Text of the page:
Although she was younger than Reagan and I, Carrie had an aura of excellence about her. She was like one of those girls at our high school who was smiling all the time and was involved as a leader in almost every club. Maybe Carrie would be one of those girls once she went to high school, but you wouldn’t be able to hate her despite your own measly excuse for not being involved in an extracurricular activity. Well, I did join the art club this year to supplement my decent grades. Not sure about Reagan, though. She always gloats about getting As and the occasional B+, but I’ve never seen her report card.
“What are you guys doing?” Carrie asked shyly.
I began to think of all the things we should be doing—swimming, sun tanning (with sunscreen, of course), walking on the trails—besides jumping off cliffs into the lake below.
“We were just, you know, looking at the view and—”
“We’re gonna jump off the cliff into the water below.” Reagan interrupted haughtily.
Carrie pondered this and then said, “Isn’t that dangerous? I don’t know if you should be doing that, you guys.”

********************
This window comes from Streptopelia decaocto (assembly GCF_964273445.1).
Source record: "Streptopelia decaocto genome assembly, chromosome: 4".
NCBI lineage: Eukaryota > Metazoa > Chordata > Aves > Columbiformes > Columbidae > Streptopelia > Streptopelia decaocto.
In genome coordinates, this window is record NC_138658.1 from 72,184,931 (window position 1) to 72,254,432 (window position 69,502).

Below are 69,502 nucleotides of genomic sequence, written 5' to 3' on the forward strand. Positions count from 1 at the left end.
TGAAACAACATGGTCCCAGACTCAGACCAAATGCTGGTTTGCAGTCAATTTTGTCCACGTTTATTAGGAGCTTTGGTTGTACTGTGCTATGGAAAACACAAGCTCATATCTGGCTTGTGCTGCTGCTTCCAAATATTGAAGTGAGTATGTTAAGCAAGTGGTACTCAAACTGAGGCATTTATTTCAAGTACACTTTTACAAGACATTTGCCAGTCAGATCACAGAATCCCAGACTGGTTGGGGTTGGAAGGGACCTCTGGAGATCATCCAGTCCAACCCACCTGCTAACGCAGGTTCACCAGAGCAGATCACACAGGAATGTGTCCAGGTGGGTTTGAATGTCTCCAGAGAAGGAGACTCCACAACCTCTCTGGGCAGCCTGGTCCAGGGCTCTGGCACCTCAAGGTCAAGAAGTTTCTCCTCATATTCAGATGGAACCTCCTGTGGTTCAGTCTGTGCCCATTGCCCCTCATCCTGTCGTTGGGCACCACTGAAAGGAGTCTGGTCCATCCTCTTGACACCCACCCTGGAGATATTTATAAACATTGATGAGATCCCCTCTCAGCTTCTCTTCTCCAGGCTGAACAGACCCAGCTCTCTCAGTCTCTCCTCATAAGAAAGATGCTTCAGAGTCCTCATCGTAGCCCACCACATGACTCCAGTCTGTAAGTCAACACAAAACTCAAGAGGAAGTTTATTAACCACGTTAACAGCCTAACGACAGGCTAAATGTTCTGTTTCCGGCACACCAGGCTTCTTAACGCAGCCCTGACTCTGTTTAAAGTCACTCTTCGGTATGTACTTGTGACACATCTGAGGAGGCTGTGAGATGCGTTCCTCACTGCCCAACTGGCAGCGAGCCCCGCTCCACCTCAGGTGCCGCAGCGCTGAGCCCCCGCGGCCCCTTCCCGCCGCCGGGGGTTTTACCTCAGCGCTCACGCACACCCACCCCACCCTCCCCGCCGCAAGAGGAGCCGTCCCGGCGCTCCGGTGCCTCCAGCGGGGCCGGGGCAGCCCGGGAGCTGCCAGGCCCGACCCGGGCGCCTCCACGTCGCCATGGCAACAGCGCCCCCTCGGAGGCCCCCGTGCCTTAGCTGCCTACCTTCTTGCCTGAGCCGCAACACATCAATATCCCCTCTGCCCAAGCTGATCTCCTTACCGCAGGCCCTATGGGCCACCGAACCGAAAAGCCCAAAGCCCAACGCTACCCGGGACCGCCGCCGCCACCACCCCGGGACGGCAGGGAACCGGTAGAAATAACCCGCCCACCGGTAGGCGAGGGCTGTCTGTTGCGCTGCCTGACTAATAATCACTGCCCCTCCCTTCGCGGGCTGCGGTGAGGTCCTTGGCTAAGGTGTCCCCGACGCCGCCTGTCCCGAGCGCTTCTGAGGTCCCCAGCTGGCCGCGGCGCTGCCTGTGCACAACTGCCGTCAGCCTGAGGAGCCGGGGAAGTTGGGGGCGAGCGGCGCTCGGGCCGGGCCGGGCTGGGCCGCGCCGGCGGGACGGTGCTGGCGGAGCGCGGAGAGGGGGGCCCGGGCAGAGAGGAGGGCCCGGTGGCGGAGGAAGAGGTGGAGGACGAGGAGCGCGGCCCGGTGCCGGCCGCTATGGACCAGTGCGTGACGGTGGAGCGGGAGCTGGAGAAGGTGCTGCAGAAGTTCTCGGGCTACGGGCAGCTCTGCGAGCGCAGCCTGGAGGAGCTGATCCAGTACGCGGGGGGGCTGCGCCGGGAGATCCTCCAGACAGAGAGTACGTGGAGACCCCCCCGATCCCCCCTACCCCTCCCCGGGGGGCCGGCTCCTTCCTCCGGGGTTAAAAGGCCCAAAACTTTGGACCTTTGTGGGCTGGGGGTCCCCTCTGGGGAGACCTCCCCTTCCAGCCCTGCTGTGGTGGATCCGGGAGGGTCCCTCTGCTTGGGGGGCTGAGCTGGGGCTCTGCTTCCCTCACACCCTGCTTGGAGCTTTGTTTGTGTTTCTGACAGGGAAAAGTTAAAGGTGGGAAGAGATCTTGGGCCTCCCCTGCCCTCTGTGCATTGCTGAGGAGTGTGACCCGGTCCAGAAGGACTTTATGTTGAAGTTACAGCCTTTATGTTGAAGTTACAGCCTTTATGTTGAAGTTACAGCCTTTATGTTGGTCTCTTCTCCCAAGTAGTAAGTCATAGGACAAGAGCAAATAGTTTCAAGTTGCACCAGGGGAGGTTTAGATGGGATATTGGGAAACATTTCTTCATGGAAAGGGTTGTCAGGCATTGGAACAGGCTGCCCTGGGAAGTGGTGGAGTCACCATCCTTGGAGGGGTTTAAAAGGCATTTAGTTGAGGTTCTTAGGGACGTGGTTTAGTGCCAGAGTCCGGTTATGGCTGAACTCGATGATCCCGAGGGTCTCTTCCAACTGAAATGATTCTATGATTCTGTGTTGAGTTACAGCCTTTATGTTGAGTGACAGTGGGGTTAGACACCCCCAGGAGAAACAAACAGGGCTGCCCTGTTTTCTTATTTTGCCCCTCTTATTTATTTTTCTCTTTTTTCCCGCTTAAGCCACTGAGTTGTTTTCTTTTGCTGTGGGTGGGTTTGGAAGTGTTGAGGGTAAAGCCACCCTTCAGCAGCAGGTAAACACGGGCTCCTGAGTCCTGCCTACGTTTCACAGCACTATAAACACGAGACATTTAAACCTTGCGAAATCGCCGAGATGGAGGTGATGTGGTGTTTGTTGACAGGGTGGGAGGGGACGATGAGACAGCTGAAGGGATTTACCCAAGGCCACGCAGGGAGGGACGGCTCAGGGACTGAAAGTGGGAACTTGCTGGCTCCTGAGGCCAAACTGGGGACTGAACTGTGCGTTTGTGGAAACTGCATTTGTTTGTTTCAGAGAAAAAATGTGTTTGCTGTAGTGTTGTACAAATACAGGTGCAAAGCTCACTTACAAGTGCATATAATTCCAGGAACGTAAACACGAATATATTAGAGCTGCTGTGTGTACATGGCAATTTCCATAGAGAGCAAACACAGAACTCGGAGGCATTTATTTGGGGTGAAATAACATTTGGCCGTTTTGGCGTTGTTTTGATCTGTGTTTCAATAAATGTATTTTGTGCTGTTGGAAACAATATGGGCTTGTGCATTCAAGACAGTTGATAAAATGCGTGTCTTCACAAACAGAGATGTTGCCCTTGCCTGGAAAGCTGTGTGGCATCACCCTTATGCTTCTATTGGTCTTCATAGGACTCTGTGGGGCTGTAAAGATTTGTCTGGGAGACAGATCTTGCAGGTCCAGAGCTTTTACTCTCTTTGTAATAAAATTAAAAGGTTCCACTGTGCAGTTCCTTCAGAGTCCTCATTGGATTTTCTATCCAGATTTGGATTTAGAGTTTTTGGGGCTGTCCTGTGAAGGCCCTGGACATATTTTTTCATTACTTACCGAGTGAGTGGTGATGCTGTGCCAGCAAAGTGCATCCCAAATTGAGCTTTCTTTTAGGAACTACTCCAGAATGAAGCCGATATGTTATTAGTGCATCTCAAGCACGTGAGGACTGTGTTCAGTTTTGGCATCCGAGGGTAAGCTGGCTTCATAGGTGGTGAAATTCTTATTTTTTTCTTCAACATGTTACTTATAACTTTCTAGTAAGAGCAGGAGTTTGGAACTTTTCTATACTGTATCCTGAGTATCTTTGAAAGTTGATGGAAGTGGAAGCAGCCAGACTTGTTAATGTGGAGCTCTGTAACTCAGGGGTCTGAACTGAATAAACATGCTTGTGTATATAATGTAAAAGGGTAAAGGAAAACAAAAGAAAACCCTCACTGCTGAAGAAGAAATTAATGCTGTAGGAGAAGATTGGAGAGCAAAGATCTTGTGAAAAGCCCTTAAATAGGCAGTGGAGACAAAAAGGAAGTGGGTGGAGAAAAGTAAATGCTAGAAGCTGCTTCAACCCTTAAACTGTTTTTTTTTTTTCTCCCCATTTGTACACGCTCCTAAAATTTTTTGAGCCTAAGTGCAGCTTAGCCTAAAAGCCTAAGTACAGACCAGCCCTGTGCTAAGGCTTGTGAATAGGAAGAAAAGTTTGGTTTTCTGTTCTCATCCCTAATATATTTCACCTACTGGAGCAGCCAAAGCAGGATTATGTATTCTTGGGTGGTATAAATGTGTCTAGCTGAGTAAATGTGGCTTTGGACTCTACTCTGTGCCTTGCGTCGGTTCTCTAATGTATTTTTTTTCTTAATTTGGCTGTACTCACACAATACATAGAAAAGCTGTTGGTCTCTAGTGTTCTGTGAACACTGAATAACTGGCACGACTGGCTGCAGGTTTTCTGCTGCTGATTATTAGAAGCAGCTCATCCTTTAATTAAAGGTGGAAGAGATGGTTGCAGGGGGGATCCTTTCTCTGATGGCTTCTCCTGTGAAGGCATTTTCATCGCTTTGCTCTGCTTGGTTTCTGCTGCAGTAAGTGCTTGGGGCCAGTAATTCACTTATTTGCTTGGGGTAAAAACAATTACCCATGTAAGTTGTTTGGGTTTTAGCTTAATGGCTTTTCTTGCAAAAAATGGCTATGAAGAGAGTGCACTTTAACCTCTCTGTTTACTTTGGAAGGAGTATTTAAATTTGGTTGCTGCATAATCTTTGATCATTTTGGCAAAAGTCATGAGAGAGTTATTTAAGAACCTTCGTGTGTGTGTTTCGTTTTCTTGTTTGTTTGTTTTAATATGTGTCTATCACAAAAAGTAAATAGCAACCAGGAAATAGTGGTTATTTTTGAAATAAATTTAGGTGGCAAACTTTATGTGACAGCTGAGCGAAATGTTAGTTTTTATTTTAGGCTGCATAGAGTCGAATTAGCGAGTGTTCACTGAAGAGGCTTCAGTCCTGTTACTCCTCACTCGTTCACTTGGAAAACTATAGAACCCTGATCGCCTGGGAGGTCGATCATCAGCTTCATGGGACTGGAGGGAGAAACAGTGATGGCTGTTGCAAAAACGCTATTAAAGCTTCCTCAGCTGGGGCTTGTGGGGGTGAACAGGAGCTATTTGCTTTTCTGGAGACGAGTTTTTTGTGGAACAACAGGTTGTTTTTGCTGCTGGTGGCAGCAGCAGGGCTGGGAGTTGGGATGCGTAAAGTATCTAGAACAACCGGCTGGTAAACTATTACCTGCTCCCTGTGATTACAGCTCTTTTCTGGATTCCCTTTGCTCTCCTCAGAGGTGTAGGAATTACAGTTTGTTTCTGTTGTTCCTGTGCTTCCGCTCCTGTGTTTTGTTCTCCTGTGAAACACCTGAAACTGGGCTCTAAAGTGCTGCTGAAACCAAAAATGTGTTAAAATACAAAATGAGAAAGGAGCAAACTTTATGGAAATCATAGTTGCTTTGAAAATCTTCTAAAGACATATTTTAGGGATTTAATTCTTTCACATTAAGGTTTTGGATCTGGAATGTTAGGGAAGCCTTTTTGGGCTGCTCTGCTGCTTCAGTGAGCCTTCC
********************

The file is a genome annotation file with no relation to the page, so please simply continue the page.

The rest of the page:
I sighed. Maybe this wasn’t as fun as I had thought it might be.
I don’t react, even though she hit me a bit hard. In the silence that ensues, all I can hear is the wailing of the wind, a sad song somehow familiar.
Instantly, we both turn around and see Carrie coming up through the hatch.
Reagan turns away but I can’t. I start panting again and my palms feel moist in spite of the chilling wind.
“I didn’t know your cousin was here.” I say frantically, my eyes wide and watering from the attacking gusts of wind.
Carrie acts ambivalent, which seems wrong to me, “Hi Gillian. It’s nice to see you.”
Her gaze moves toward Reagan, “It’s nice to see you as well, Reagan.”
Reagan doesn’t even flinch.
“What are you guys doing?” Carrie says without missing a beat.
I want to lie. What we’re about to do is absurd. I look at my feet with the fuzzy socks as if they could provide some sort of comfort.
“You shouldn’t do that, I mean, it’s dangerous.” Carrie says as if reciting a script.
I let out a sigh of relief, but I’m not sure why or what I’m reacting to.
“Reagan, what do you think?” Carrie asks, looking for scraps—anything she can get from her revered older cousin.
Reagan still refuses to acknowledge her.